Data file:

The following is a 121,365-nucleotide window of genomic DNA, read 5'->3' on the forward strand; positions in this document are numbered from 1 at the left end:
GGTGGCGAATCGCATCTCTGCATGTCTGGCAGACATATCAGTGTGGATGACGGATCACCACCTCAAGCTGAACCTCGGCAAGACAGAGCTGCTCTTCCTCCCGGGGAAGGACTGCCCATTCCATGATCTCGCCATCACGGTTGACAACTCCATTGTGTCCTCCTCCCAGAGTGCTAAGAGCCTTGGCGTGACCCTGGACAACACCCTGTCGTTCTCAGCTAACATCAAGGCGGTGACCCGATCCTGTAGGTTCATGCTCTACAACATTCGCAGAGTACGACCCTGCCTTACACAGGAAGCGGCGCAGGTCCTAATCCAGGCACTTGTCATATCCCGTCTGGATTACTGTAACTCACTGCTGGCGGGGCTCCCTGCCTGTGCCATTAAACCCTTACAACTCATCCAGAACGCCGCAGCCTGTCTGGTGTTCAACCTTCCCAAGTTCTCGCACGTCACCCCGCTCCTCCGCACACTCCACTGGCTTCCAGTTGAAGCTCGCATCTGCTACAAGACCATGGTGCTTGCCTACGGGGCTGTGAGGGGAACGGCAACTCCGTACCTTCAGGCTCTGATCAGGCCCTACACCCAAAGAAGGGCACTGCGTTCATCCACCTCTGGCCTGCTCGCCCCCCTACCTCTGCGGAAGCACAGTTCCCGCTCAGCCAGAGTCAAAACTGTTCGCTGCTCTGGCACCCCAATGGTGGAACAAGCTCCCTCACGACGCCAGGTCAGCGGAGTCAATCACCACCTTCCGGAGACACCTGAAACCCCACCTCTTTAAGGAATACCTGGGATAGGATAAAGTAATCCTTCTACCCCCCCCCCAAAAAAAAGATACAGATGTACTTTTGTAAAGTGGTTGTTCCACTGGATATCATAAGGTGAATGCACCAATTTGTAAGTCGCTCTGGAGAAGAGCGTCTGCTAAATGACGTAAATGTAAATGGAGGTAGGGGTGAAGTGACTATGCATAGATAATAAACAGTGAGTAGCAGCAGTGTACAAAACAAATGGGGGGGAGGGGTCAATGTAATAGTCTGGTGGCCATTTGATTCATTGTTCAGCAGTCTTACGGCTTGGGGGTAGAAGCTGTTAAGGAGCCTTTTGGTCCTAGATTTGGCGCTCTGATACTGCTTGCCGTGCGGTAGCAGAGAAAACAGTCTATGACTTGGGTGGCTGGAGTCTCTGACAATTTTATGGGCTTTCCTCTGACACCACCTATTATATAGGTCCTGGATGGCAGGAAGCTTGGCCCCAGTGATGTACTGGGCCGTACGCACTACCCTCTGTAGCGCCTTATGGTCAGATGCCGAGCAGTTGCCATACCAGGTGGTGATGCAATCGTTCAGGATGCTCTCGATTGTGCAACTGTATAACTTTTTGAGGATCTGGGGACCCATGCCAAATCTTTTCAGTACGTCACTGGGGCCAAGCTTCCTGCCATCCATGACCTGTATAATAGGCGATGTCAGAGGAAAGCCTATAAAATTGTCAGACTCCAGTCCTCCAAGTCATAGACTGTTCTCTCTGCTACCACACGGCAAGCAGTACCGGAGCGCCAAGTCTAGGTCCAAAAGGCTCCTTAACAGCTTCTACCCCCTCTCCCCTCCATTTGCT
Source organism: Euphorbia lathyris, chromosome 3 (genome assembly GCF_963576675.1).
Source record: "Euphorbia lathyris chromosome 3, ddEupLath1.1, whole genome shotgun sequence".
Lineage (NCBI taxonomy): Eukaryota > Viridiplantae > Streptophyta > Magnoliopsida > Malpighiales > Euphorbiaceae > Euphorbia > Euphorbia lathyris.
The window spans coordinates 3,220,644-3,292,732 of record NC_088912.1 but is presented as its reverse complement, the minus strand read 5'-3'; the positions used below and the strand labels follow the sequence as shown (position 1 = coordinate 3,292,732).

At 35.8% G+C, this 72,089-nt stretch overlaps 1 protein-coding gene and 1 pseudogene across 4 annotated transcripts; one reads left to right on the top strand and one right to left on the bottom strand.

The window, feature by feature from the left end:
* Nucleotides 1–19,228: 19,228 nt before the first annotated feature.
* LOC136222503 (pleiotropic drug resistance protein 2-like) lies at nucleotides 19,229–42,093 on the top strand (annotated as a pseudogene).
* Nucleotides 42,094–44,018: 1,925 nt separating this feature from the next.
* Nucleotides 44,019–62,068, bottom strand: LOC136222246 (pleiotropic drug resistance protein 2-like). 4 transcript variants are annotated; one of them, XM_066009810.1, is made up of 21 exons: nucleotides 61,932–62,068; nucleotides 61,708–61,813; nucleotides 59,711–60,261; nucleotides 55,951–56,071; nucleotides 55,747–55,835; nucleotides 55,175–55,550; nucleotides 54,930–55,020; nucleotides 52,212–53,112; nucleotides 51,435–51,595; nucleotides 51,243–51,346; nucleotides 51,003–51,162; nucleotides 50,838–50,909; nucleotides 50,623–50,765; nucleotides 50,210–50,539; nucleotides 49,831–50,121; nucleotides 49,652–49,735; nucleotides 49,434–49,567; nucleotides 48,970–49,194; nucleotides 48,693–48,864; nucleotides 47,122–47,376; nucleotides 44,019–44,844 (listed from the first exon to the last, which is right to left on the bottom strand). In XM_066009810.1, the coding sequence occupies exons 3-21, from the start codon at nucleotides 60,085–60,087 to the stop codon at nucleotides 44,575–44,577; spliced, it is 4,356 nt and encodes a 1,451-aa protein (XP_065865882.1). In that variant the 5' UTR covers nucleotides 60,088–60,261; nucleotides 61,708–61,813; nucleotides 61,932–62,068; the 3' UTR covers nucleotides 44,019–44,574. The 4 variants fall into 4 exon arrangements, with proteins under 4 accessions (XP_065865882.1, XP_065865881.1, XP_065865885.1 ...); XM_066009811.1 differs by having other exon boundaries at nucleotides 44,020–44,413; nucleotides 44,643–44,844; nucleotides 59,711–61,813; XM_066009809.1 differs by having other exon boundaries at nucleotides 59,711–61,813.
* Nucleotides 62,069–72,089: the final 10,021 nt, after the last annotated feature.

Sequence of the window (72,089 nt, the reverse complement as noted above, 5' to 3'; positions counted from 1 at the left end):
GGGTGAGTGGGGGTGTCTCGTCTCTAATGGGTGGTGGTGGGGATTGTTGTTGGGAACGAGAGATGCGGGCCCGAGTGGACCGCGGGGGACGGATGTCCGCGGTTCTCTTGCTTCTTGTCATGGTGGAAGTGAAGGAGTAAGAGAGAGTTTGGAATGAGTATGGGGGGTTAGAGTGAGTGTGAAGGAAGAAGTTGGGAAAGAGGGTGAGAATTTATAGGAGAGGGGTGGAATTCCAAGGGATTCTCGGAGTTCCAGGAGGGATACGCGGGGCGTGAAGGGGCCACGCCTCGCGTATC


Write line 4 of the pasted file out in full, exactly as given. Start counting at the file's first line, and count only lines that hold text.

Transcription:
Source record: "Euphorbia lathyris chromosome 3, ddEupLath1.1, whole genome shotgun sequence".